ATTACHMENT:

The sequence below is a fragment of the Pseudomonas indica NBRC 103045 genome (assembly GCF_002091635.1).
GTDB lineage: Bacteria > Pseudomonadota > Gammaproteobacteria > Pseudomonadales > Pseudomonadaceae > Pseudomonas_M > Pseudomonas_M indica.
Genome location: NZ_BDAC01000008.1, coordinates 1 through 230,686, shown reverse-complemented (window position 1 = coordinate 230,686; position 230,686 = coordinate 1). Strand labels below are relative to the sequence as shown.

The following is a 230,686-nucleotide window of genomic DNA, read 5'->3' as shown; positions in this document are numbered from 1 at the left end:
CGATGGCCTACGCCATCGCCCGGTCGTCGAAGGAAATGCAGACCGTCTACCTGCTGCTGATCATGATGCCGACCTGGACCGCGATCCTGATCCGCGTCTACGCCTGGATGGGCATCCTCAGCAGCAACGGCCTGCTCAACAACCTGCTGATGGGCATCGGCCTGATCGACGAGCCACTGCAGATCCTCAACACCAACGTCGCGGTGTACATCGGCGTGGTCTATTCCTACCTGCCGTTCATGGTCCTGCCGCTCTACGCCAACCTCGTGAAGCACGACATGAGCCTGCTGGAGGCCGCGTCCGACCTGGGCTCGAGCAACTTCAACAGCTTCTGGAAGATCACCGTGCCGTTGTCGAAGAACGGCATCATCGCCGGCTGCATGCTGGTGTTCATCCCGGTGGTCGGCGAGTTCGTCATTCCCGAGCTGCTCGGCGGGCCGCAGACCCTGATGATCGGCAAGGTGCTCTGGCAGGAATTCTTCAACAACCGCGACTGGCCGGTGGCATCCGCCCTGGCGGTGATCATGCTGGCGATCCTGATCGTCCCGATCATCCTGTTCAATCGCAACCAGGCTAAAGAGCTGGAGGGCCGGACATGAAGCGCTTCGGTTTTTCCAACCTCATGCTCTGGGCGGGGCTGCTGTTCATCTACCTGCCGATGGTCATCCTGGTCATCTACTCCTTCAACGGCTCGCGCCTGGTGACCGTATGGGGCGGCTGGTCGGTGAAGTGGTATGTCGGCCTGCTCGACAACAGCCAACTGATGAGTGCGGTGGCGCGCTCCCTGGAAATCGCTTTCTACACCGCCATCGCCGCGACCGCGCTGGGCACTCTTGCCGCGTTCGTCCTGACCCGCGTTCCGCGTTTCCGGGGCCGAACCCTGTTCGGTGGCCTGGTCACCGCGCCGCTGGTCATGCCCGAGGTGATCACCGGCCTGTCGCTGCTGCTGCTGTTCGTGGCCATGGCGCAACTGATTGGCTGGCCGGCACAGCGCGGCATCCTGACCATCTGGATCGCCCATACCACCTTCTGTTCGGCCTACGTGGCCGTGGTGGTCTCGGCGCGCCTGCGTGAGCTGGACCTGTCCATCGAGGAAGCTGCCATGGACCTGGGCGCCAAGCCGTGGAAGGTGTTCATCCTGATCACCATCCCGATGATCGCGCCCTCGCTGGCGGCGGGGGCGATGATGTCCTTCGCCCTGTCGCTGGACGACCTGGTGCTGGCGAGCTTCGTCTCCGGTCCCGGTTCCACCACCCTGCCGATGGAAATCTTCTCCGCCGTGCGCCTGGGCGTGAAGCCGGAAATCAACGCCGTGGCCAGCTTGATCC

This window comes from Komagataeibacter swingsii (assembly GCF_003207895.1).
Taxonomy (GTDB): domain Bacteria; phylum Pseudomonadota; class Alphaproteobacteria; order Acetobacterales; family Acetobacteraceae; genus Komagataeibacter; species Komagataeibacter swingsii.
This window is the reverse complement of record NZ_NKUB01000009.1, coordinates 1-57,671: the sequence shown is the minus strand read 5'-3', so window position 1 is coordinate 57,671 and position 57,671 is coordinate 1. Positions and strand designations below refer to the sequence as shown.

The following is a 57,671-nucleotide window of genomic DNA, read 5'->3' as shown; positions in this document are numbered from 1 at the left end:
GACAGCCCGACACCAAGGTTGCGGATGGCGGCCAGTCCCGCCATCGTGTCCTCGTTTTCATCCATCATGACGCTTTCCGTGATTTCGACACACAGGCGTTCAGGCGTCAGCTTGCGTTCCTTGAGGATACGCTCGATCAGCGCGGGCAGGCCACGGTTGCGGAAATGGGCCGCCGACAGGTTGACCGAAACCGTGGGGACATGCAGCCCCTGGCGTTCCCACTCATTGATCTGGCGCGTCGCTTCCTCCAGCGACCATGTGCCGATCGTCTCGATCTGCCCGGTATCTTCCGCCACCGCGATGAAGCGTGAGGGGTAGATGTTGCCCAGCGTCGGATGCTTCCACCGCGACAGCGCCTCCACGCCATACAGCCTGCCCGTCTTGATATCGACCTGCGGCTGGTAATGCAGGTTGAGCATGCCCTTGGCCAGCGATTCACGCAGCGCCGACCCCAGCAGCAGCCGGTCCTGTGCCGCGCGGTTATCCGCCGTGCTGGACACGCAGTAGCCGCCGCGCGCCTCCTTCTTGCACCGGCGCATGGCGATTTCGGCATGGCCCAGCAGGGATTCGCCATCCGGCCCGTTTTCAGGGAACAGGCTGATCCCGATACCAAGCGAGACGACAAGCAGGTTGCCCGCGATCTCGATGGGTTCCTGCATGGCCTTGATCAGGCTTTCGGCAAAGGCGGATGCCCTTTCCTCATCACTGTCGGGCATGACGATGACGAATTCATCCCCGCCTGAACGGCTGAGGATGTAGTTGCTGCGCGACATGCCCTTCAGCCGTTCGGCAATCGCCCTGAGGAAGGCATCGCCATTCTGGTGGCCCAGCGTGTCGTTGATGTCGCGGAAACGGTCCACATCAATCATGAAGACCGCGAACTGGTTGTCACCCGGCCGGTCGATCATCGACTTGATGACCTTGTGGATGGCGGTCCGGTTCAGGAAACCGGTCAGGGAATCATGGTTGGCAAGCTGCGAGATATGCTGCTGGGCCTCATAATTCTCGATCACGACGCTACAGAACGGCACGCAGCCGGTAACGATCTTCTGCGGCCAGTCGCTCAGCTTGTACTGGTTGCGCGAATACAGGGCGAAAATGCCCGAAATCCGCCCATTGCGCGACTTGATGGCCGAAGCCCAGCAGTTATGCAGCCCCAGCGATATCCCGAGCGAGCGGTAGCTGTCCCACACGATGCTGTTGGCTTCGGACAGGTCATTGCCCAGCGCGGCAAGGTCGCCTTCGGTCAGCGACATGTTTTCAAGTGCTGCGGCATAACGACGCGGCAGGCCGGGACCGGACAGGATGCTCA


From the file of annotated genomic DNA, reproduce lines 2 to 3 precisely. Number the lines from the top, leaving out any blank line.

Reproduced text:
GTDB lineage: Bacteria > Pseudomonadota > Gammaproteobacteria > Pseudomonadales > Pseudomonadaceae > Pseudomonas_M > Pseudomonas_M indica.
Genome location: NZ_BDAC01000008.1, coordinates 1 through 230,686, shown reverse-complemented (window position 1 = coordinate 230,686; position 230,686 = coordinate 1). Strand labels below are relative to the sequence as shown.